Capitalism: A Love Story

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Capitalism: A Love Story
In front of a gray silhouette of protesters holding up signs below a yellow-orange sky, a rotund man in casual clothing folds his arms and faces a silver-haired businessman in the foreground, whose back is to the viewer. The businessman holds up the American flag in his right hand while holding a bag with a dollar sign behind his back, out of view of the man and the protesters.
Theatrical release poster
Directed by Michael Moore
Produced by
  • Anne Moore
  • Michael Moore
Written by Michael Moore
Music by Jeff Gibbs
  • Daniel Marracino
  • Jayme Roy
Edited by
  • Jessica Brunetto
  • Alex Meiller
  • Tanya Meiller
  • Conor O'Neill
  • Pablo Proenza
  • T. Woody Richman
  • John Walter
Distributed by Overture Films
Release dates
  • September 6, 2009 (2009-09-06) (VIFF)
  • October 2, 2009 (2009-10-02) (United States)
Running time
127 minutes[1]
Country United States
  • English
  • Russian
  • Spanish
Budget $20 million
Box office $17.4 million[2]

Capitalism: A Love Story is a 2009 American documentary film directed, written by, and starring Michael Moore. The film centers on the late-2000s financial crisis and the recovery stimulus, while putting forward an indictment of the current economic order in the United States and unfettered capitalism in general. Topics covered include Wall Street's "casino mentality", for-profit prisons, Goldman Sachs' influence in Washington, D.C., the poverty-level wages of many workers, the large wave of home foreclosures, corporate-owned life insurance, and the consequences of "runaway greed".[3] The film also features a religious component where Moore examines whether or not capitalism is a sin and whether Jesus would be a capitalist,[4] in order to shine light on the ideological contradictions among evangelical conservatives who support free market ideals.

The film was widely released to the public in the United States and Canada on October 2, 2009. Reviews were generally positive. It was released on DVD and Blu-ray on March 9, 2010.


During the Cannes Film Festival in 2008, Overture Films and Paramount Vantage announced an upcoming project by director Michael Moore, though at the time they were vague about the project's theme. Originally thought to be a follow-up to the 2004 film Fahrenheit 9/11, it was revealed that Moore's film was to be a documentary about the financial crisis of 2007–2010. In February 2009, he issued an appeal to people who worked for Wall Street or in the financial industry to share firsthand information, requesting, "Be a hero and help me expose the biggest swindle in American history."[5]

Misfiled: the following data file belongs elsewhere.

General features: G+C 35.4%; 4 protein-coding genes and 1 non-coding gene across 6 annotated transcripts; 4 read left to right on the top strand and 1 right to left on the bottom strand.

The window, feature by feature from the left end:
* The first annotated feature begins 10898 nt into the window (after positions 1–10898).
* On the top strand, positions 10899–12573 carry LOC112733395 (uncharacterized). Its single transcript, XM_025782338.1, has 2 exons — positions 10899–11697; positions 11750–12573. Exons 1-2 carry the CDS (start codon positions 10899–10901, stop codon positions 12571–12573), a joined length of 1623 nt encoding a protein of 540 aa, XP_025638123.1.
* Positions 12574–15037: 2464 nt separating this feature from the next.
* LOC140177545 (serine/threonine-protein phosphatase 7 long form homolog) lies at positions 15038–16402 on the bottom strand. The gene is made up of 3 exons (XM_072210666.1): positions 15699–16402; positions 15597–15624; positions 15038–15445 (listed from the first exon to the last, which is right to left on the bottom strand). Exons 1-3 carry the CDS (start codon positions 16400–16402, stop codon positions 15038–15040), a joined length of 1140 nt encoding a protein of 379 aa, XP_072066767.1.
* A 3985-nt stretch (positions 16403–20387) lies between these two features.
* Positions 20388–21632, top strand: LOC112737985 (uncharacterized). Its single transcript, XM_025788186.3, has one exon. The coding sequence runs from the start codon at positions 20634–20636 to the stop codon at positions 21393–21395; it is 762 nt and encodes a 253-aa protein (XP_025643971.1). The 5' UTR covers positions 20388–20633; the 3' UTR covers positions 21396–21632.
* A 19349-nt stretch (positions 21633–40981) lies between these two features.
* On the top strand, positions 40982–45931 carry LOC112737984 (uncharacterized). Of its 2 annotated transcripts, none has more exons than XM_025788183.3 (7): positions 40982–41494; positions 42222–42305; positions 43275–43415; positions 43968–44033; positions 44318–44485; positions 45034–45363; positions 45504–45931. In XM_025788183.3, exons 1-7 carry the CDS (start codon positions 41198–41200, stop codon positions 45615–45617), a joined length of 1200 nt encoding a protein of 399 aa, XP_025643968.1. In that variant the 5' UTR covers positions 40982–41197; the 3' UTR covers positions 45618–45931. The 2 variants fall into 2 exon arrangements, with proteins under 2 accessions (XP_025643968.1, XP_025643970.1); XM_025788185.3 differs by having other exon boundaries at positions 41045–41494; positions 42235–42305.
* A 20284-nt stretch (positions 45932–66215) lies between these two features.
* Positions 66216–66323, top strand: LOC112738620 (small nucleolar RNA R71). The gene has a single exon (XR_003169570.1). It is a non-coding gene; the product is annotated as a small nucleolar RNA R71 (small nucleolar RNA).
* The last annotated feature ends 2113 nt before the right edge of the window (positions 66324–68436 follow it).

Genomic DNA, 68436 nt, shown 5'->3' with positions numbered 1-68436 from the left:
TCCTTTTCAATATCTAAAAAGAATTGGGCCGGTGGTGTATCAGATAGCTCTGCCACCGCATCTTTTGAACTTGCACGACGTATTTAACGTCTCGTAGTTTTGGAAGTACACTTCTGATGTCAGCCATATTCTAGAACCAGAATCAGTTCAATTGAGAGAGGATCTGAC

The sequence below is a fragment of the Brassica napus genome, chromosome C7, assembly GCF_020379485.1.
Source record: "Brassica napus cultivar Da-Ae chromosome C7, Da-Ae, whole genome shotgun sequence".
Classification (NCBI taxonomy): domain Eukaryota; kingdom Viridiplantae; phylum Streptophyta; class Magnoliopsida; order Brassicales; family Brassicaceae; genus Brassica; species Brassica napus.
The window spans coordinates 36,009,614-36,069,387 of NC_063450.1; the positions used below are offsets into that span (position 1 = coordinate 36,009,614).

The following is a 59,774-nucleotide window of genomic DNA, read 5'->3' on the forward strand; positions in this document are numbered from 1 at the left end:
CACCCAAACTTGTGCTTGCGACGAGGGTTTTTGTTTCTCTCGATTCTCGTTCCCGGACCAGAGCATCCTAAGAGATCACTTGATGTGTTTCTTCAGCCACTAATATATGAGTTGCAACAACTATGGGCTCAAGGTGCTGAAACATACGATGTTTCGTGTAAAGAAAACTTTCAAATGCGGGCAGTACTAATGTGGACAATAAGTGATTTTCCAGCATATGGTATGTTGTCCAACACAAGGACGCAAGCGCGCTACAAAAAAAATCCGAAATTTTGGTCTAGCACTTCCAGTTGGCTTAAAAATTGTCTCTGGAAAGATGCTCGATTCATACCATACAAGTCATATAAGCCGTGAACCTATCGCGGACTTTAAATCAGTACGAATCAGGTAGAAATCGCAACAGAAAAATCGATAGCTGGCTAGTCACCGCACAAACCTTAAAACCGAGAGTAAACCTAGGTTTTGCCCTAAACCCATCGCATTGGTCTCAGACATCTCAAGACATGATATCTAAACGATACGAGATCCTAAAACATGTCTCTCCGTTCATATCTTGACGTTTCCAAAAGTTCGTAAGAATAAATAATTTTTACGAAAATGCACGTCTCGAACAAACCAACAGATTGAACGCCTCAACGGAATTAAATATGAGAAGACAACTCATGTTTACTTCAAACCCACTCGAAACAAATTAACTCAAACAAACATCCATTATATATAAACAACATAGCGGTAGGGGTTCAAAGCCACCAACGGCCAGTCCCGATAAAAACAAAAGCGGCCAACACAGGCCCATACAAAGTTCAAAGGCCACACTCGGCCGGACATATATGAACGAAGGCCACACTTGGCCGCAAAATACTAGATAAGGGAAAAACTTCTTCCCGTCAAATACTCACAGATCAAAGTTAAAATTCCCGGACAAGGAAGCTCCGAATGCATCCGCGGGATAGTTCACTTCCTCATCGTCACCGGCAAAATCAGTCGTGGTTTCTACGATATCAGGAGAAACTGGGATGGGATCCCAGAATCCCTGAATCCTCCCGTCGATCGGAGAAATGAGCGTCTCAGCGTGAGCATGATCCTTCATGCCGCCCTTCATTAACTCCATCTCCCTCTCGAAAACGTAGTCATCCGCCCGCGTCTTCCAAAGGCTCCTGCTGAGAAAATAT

Prior to the film's release, Moore partnered with web development company Concentric Sky to develop a companion website for the film.[6]



Theatrical run[edit]

Capitalism: A Love Story premiered at the 66th Venice International Film Festival on September 6, 2009.[7] The film also screened at the Toronto International Film Festival on September 13 and at the New York Film Festival on September 21. On September 23, the film had a limited release at two theaters in New York City and two theaters in Los Angeles,[8] grossing $37,832 in its first day for a $9,458 per theater average.[9] The theater average was considered strong, though it did not beat the record opening of Moore's Fahrenheit 9/11, which grossed $83,922 at two theaters in one day.[8] Over the weekend of September 25, Capitalism grossed $231,964 in the four theaters.[10]

The film had a wide release in 995 theaters in the United States and Canada on October 2, 2009,[2] about a year after the enacting of the Emergency Economic Stabilization Act of 2008, which approved a $700 billion bailout of Wall Street.[5] The film opened in eighth place at the box office on the first weekend of its wide release, grossing $4,447,378.[11] The final domestic total was $14,363,397,[2] making it the 16th highest grossing documentary in history (2014).[12]

Critical reception[edit]

The review aggregate website Rotten Tomatoes reported that 75% out of 141 critics gave the film a positive review, with an average score of 6.7 out of 10.[13] Similar website Metacritic, which assigns a normalized rating out of 100 to mainstream critics' reviews, reported that the film has received an average score of 61 out of 100 based on 35 reviews.[14]